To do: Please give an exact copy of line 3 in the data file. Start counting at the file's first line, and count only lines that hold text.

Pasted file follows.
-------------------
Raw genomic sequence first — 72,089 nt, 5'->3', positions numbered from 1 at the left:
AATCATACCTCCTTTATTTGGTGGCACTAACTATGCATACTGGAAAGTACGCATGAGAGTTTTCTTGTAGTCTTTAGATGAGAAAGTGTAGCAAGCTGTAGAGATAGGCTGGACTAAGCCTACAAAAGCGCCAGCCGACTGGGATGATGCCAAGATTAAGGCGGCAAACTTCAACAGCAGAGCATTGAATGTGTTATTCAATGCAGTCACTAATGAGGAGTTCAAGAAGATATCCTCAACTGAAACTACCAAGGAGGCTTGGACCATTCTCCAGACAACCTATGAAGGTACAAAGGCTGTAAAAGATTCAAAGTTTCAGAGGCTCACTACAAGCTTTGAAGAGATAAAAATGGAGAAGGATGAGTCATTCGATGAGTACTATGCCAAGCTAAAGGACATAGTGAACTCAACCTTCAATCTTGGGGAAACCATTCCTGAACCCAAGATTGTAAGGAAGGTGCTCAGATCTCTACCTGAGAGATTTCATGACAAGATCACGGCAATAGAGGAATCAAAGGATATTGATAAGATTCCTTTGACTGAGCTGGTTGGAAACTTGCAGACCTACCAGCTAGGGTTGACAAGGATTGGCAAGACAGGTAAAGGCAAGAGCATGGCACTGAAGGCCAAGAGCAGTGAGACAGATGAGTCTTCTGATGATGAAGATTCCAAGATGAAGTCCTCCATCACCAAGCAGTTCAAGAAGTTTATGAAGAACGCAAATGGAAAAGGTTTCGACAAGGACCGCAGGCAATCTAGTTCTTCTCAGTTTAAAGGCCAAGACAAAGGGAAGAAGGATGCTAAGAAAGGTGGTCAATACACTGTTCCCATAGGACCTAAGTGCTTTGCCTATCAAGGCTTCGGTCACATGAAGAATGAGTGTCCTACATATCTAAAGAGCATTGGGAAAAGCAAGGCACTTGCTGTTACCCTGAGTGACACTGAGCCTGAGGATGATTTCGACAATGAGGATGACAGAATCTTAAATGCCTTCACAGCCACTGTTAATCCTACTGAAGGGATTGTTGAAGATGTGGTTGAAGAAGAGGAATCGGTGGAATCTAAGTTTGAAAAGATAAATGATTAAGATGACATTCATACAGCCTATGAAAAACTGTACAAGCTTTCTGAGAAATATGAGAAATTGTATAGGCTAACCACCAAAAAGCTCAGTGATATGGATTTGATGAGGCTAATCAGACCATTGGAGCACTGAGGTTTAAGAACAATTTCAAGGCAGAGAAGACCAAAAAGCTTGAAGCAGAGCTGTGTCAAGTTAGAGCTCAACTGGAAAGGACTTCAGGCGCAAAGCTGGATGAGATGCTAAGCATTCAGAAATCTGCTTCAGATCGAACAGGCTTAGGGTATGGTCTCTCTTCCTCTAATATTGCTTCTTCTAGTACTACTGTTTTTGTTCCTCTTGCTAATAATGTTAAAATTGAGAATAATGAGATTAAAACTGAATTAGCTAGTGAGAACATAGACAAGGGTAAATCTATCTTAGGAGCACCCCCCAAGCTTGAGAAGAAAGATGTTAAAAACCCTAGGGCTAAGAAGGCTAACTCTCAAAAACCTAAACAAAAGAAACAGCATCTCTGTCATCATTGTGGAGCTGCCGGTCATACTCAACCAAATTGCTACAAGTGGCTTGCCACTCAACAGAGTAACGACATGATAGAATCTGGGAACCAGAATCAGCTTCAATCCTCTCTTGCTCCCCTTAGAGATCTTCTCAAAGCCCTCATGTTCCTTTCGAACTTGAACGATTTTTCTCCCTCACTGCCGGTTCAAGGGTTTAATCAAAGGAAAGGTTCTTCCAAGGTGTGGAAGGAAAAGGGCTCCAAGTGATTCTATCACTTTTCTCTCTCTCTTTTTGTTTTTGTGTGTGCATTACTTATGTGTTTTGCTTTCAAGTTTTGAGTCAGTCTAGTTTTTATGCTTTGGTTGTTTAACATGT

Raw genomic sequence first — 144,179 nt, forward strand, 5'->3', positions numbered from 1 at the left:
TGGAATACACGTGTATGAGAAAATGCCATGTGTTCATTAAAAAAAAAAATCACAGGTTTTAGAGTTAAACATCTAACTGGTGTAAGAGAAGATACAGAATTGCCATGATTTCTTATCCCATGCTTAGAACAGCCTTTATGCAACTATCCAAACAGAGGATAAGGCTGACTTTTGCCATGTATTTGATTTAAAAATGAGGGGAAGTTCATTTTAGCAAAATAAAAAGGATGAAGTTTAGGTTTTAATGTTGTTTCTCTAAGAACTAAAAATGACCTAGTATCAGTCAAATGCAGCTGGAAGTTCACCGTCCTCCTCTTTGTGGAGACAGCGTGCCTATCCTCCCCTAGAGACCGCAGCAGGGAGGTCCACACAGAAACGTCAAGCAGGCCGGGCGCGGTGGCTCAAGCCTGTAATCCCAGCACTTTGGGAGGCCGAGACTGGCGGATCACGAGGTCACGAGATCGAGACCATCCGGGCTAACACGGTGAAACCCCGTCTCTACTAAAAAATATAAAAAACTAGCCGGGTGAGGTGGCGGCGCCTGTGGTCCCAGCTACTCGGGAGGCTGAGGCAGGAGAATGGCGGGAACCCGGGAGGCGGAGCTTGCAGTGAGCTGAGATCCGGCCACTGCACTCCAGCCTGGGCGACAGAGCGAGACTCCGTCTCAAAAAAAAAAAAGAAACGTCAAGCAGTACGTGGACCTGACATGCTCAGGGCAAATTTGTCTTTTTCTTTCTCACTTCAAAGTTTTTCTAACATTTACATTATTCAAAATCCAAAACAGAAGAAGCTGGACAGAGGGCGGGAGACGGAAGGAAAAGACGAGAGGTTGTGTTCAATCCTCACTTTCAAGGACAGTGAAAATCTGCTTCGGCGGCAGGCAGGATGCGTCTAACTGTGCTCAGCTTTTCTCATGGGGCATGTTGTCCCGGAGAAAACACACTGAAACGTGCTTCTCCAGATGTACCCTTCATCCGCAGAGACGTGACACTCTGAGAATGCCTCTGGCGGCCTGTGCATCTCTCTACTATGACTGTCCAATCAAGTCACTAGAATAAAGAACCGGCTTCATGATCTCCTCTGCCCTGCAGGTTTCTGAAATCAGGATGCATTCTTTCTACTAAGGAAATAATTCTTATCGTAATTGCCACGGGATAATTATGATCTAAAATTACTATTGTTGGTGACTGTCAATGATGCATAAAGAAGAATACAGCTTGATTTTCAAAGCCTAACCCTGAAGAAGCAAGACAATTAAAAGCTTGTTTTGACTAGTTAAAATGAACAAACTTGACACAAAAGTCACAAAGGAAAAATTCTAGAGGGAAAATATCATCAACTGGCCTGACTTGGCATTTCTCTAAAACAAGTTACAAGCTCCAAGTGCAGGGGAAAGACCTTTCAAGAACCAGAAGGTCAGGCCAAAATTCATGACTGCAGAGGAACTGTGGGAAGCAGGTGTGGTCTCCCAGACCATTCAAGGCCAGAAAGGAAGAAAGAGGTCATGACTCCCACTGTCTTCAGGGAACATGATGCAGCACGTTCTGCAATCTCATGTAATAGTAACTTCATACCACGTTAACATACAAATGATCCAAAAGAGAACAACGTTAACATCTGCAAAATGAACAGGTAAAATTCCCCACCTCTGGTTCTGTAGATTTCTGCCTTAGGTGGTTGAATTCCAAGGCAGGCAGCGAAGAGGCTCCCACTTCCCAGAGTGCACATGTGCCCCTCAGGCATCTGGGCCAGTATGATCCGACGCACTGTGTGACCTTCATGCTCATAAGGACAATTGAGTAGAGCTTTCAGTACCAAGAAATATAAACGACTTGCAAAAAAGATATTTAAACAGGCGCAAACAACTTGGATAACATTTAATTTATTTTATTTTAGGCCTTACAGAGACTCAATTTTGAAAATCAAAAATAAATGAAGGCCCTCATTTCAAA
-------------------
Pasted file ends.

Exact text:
Raw genomic sequence first — 144,179 nt, forward strand, 5'->3', positions numbered from 1 at the left: